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DFT Calculations and Statistical Mechanics Applied to Isomerization of Pseudosaccharins

Written By

Zuriel Natanael Cisneros-García, David Alejandro Hernández- Velázquez, Francisco J. Tenorio and Jaime Gustavo Rodríguez- Zavala

Submitted: 07 April 2017 Reviewed: 12 September 2017 Published: 20 December 2017

DOI: 10.5772/intechopen.70933

From the Edited Volume

Density Functional Calculations - Recent Progresses of Theory and Application

Edited by Gang Yang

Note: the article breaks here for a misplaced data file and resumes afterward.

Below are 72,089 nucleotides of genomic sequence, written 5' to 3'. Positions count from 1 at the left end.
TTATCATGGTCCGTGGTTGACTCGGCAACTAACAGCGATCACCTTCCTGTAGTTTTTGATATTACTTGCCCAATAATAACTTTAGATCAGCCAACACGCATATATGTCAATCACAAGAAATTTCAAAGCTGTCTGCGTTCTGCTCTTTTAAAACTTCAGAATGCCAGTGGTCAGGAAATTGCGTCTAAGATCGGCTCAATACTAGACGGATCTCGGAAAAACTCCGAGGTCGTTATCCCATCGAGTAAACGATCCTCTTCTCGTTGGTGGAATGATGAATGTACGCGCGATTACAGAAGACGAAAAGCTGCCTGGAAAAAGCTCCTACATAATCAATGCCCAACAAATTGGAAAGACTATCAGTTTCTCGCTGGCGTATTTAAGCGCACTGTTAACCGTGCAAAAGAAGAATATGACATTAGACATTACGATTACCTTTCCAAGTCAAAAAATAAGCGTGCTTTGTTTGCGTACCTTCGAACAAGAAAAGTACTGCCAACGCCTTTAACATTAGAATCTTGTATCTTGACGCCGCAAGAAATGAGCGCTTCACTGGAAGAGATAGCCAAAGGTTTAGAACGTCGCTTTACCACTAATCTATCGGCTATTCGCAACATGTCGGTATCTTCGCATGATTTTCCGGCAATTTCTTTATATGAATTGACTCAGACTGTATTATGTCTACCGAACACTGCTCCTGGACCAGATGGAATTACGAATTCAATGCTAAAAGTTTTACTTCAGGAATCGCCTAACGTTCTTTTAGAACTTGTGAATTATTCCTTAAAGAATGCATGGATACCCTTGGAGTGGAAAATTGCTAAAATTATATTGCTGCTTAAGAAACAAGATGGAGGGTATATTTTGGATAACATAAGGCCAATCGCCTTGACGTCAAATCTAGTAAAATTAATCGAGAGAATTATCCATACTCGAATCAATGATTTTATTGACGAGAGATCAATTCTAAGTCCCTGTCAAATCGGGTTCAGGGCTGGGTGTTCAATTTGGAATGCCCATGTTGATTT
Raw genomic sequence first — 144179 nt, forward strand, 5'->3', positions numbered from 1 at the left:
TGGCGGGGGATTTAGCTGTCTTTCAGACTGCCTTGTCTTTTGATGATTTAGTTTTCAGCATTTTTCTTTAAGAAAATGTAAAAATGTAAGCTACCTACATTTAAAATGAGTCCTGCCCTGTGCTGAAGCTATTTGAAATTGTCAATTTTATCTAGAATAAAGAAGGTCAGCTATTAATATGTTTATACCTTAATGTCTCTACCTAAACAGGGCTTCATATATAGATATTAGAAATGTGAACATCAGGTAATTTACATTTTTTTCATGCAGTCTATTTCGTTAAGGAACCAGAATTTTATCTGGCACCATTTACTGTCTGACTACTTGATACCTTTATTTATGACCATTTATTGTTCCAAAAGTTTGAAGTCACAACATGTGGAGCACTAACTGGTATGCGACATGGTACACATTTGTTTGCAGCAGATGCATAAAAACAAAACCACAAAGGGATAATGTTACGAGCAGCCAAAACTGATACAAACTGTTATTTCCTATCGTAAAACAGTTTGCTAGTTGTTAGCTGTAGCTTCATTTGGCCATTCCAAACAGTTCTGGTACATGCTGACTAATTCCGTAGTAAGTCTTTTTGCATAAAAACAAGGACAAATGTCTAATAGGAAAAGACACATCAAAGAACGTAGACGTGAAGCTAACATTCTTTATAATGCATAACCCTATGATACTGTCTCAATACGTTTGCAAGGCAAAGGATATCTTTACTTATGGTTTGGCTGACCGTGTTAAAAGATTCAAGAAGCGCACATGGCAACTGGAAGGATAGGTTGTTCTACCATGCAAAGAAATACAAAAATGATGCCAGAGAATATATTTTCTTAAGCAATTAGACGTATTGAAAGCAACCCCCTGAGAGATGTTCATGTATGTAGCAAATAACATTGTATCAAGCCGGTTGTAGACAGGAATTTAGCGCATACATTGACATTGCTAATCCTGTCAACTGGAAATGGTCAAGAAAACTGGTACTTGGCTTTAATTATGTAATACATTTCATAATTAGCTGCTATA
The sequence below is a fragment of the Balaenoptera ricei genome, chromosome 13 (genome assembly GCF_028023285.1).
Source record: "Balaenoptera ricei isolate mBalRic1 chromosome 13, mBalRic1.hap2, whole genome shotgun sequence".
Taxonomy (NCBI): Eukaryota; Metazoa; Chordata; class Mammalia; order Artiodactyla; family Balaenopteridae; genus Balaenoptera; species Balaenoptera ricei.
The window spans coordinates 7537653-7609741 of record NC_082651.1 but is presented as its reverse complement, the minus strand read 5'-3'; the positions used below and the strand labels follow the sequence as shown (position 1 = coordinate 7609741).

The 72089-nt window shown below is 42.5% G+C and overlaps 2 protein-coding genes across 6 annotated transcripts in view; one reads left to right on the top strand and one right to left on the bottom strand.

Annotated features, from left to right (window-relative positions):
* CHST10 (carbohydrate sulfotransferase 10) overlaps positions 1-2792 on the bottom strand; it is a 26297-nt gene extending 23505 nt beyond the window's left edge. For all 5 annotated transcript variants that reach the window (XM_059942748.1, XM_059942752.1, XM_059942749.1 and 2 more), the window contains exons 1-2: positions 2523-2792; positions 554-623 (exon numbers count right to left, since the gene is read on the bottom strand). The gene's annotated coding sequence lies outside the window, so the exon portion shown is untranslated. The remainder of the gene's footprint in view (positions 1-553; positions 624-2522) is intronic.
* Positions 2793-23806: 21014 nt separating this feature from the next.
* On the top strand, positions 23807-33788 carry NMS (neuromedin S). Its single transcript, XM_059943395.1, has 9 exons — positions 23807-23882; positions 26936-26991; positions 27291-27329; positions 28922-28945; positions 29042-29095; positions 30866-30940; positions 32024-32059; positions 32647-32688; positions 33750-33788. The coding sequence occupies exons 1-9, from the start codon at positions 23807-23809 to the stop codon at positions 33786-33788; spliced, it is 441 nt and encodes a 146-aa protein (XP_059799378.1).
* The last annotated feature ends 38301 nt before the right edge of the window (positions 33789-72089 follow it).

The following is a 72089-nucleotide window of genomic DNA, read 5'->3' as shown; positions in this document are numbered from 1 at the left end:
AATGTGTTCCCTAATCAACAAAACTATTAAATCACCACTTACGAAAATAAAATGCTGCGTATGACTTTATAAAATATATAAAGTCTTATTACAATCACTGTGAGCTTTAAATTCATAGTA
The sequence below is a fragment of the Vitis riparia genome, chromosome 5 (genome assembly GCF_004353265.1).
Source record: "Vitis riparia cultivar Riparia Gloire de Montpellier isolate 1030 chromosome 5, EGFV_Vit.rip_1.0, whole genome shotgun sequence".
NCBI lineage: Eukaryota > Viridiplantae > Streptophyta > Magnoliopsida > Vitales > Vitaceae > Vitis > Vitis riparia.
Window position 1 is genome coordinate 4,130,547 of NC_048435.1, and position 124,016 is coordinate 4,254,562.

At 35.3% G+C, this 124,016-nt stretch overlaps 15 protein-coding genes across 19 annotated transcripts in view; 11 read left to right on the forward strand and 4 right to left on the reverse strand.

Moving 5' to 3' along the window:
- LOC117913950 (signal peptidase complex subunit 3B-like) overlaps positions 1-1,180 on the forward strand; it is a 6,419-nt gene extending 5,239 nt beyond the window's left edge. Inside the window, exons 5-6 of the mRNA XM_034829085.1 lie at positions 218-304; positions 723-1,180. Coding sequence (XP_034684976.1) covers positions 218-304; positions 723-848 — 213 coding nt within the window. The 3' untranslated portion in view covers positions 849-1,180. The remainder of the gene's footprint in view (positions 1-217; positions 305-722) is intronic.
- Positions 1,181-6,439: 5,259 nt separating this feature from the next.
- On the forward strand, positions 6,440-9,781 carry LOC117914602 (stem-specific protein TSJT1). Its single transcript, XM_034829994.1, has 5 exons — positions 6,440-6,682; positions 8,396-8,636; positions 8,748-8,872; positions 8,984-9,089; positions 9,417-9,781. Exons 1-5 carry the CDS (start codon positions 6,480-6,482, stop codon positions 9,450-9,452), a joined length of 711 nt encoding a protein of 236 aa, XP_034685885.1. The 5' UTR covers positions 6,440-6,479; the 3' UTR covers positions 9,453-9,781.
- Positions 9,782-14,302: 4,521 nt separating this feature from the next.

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In the present work, molar fractions were obtained as a function of temperature with different levels of theory for the most representative isomers of three systems belonging to the family of pseudosaccharins. The choice of those three systems was due to the fact that it is known in the scientific literature that these systems present very small differences in their relative energies which make a complicated experimental characterization, in addition these compounds are of interest in the biological area. These systems represent challenges not only from an experimental point of view but also from a theoretical point of view. From the theoretical perspective, this study is also complicated since several possible isomers with very similar energies are presented. The diagrams of species distribution (molar fractions) provide information that cannot be accessed through the electronic structure calculations at T = 0. Here, this tool was useful to identify the most probable isomer from several quasi-degenerate isomers and to discern if thermal effects favor any of them, as well as to find trends despite the different results of each level of theory. Additionally, an analysis was performed on vibrational, rotational and electronic data in order to know the reason of the behavior of molar fractions as function of temperature.